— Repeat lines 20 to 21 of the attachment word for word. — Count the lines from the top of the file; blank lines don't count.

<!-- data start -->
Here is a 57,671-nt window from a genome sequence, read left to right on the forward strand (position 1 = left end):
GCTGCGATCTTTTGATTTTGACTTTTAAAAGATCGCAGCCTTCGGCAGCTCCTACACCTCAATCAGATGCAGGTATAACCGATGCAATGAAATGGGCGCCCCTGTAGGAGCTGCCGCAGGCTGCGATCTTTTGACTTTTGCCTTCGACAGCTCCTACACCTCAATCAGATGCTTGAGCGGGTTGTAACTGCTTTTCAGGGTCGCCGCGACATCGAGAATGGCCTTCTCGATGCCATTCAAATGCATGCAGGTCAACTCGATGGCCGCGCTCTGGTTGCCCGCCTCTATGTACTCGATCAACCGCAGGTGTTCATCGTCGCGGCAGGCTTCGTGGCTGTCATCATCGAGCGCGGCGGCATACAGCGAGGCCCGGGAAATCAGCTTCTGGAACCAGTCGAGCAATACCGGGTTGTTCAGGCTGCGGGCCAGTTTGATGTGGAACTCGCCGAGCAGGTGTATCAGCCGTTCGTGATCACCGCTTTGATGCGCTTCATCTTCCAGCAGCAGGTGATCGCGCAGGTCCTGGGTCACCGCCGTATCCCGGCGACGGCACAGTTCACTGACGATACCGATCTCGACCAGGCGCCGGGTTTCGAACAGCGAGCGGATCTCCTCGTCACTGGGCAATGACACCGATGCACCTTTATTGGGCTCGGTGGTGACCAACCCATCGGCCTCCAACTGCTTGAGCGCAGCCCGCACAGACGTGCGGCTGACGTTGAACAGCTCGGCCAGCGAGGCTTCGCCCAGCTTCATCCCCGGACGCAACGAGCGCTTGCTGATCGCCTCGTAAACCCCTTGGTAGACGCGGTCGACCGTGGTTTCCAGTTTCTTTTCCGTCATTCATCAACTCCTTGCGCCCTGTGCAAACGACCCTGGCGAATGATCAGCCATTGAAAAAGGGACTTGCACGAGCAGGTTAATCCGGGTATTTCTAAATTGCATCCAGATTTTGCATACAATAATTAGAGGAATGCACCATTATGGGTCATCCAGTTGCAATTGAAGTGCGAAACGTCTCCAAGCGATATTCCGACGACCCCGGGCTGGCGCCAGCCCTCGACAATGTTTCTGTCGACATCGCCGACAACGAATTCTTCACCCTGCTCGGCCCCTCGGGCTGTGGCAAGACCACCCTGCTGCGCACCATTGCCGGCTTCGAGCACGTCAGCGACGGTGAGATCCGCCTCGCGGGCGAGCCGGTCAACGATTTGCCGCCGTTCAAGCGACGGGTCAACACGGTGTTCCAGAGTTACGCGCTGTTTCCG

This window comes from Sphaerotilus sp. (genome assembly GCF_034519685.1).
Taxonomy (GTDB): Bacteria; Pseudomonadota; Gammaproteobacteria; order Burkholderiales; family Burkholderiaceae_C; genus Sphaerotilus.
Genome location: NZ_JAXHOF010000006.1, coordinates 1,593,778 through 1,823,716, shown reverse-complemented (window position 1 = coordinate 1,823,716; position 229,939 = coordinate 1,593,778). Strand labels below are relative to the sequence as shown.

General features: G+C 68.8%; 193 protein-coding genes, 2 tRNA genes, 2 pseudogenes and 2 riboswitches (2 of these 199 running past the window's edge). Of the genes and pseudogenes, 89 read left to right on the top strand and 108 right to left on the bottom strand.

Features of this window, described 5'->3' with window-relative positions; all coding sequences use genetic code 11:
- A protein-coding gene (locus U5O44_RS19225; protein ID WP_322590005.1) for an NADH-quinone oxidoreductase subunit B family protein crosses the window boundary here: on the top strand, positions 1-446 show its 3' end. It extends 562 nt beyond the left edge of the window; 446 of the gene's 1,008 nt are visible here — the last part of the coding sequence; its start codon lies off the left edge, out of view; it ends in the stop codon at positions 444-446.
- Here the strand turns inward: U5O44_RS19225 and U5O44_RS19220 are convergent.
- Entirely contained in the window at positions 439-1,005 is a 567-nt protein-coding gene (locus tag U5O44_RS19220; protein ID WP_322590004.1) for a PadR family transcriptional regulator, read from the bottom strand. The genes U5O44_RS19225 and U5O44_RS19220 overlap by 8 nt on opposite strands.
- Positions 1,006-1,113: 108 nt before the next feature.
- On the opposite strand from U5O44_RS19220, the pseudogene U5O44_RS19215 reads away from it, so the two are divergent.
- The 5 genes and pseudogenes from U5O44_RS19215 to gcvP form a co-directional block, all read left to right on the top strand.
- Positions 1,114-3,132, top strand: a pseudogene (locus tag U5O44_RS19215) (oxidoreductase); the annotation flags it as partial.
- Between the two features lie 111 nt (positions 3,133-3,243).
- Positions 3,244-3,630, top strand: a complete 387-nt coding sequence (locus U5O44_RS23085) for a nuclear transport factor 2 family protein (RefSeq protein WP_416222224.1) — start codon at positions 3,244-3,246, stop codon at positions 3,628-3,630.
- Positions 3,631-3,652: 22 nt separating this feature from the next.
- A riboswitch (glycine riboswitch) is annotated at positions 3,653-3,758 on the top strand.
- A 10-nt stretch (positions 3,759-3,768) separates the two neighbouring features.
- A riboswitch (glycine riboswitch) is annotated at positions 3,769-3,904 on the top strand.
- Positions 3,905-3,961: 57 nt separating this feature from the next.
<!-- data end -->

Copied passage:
- A riboswitch (glycine riboswitch) is annotated at positions 3,769-3,904 on the top strand.
- Positions 3,905-3,961: 57 nt separating this feature from the next.